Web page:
The Center for Environmental Science, Accuracy and Reliability (CESAR) sued the Sacramento Regional County Sanitation District on Feb. 9 in Federal Court.
CESAR says the sanitation district violates the Endangered Species Act and needs an incidental take permit to harm a protected species.
CESAR went to court a week after the district announced a $2 billion project to upgrade its wastewater treatment plant. The project is the most expensive in Sacramento County history and will reduce the amount of ammonia released into the Delta, said Prabhakar Somavarapu district engineer for the sanitation district.
The district acknowledges that the wastewater plant, built in 1982, is outdated and does release around 14 tons of ammonia daily into the Delta, but says it’s operating legally with a permit from the Central Valley Water Board.
It claims the lawsuit will only delay its effort to reduce ammonia discharge and is essentially a distraction.
“They take a position that we don’t agree with and I don’t know what their ulterior motive is,” Somavarapu said. “This lawsuit does nothing to improve what we produce and what we’ve been asked to do with the permit. “
The Delta smelt was listed as threatened in 1993 and has been the center of debate between farmers and environmentalists ever since. The 3-inch fish is seen as an indicator of ecological health. The Supreme Court in January affirmed a court decision to protect the Delta smelt.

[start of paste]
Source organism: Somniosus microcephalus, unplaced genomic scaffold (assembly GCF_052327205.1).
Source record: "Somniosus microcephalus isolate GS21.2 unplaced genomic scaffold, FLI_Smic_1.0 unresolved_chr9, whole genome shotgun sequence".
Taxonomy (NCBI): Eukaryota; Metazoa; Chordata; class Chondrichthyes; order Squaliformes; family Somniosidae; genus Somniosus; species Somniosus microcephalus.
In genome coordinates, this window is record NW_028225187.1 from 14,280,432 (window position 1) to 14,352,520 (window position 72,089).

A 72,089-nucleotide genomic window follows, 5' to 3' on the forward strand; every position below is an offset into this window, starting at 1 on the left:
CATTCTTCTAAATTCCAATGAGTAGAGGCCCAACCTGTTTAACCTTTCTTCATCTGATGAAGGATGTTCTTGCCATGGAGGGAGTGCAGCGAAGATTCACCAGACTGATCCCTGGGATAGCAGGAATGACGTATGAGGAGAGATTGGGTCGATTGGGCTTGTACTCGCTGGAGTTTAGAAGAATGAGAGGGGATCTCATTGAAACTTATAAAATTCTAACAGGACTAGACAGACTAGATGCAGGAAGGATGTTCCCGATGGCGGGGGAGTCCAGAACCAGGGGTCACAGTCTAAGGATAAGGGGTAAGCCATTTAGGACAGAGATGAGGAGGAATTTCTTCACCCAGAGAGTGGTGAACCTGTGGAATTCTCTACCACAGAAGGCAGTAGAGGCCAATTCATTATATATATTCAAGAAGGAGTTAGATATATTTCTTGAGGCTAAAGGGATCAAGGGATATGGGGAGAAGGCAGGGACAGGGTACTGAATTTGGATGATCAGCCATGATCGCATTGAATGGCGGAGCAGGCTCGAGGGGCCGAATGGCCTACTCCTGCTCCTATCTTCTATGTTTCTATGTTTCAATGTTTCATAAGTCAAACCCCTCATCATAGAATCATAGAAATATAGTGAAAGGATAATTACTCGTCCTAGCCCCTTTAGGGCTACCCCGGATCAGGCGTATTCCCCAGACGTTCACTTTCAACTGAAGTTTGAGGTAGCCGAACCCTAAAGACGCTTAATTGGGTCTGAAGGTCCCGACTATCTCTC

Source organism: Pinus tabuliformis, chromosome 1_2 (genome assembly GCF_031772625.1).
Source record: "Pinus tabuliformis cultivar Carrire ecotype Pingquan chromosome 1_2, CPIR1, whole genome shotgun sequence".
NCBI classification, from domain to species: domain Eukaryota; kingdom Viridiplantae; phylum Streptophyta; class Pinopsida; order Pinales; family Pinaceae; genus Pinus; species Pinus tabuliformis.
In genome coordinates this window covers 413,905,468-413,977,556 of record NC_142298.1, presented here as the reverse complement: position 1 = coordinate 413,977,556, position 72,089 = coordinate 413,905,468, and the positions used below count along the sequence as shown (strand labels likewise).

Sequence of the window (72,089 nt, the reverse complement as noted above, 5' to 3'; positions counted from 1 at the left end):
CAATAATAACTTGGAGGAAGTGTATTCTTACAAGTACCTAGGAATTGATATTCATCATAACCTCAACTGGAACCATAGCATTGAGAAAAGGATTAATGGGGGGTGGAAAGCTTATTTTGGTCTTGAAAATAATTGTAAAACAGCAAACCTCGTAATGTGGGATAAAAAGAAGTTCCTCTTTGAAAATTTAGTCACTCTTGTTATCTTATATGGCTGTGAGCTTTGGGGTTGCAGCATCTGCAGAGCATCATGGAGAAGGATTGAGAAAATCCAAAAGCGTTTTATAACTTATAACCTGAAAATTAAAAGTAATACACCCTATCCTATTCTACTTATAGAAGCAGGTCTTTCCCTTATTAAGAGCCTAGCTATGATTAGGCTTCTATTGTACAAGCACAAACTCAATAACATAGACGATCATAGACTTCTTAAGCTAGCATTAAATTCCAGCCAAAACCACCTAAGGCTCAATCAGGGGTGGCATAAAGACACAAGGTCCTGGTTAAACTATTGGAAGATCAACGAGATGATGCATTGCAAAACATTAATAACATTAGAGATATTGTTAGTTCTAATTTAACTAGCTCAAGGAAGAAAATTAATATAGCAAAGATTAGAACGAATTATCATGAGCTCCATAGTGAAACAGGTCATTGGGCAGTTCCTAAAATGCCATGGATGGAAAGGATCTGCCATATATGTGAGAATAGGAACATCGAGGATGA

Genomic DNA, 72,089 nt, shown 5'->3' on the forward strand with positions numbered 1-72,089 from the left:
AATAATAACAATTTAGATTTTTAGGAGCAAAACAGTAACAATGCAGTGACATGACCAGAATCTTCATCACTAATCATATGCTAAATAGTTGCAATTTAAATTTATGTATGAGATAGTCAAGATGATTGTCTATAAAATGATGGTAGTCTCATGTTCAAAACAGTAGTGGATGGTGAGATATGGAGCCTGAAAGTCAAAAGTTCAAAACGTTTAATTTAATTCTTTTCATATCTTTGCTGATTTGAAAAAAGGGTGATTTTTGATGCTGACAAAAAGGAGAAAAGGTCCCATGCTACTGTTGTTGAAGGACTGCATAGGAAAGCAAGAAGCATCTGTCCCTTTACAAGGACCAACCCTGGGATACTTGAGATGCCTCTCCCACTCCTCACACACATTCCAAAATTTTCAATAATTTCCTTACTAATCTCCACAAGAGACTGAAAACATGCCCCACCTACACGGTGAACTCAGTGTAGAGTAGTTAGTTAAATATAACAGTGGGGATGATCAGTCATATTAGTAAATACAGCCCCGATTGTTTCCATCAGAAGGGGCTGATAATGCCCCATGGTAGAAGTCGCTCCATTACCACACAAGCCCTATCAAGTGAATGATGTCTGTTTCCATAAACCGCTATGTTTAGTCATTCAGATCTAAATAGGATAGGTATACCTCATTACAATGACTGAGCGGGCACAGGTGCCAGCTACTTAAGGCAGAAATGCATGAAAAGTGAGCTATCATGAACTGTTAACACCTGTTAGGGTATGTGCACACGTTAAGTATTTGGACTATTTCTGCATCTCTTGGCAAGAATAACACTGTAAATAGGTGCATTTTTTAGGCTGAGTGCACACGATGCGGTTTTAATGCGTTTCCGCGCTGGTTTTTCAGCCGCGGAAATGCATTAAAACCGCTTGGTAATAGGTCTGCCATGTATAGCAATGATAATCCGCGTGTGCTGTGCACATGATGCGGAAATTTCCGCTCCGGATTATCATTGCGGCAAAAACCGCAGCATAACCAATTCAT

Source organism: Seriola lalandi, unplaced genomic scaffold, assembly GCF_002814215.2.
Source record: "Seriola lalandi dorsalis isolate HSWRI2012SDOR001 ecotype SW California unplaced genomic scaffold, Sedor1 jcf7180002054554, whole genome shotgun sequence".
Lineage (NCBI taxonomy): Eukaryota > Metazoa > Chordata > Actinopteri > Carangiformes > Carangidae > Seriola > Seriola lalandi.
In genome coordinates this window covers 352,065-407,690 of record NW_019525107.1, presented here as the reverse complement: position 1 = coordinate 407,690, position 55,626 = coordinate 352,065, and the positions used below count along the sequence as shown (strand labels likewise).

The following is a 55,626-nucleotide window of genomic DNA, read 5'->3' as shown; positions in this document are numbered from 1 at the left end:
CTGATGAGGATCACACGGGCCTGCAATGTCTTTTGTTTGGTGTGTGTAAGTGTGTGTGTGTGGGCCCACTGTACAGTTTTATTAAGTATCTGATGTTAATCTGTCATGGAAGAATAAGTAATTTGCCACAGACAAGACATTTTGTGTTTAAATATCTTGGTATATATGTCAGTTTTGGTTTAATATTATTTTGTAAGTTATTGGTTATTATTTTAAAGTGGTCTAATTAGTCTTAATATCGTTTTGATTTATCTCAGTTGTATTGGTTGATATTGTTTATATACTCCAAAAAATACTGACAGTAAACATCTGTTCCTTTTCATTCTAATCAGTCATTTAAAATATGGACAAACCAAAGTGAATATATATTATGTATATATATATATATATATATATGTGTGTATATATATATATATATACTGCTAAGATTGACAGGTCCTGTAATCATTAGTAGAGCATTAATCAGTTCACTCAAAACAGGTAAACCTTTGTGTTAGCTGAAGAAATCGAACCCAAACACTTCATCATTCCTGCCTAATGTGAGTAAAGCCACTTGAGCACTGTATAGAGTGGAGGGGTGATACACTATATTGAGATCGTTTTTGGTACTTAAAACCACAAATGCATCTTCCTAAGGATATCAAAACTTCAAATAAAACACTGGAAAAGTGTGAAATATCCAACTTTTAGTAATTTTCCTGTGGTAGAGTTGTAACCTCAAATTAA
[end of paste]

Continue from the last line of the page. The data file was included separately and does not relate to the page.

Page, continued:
CESAR says the lawsuit is not intended to distract or delay the district’s project: it is simply about the harmful effect the discharge of ammonia has on the Delta smelt.
“The point of the lawsuit is to stop the actions that are expressly prohibited by the ESA,” CESAR staff attorney Leah Zabel said. “We’re asking them to stop destroying the Delta smelt’s food.”
The district’s wastewater plant serves 1.2 million customers in Yolo and Sacramento counties. The water district is working under a 2021 deadline and says it has already spent $100 million toward reducing its ammonia discharge.
“We will meet it without any distractions, such as this,” Somavarapu said.
The wastewater plant upgrade, called the Echo Project, is scheduled to begin in May.
“This is the largest project in the county’s history. It will put hundreds of people to work,” Somavarapu said.
CESAR said the Echo Project has nothing to do with its lawsuit and that it hopes the Delta smelt still exists by the time the project is complete.
“The Delta smelt could be extinct by the time their project is done,” Zabel said.
CESAR’s lead attorney is Damien Schiff, with Alston & Bird, of Sacramento.
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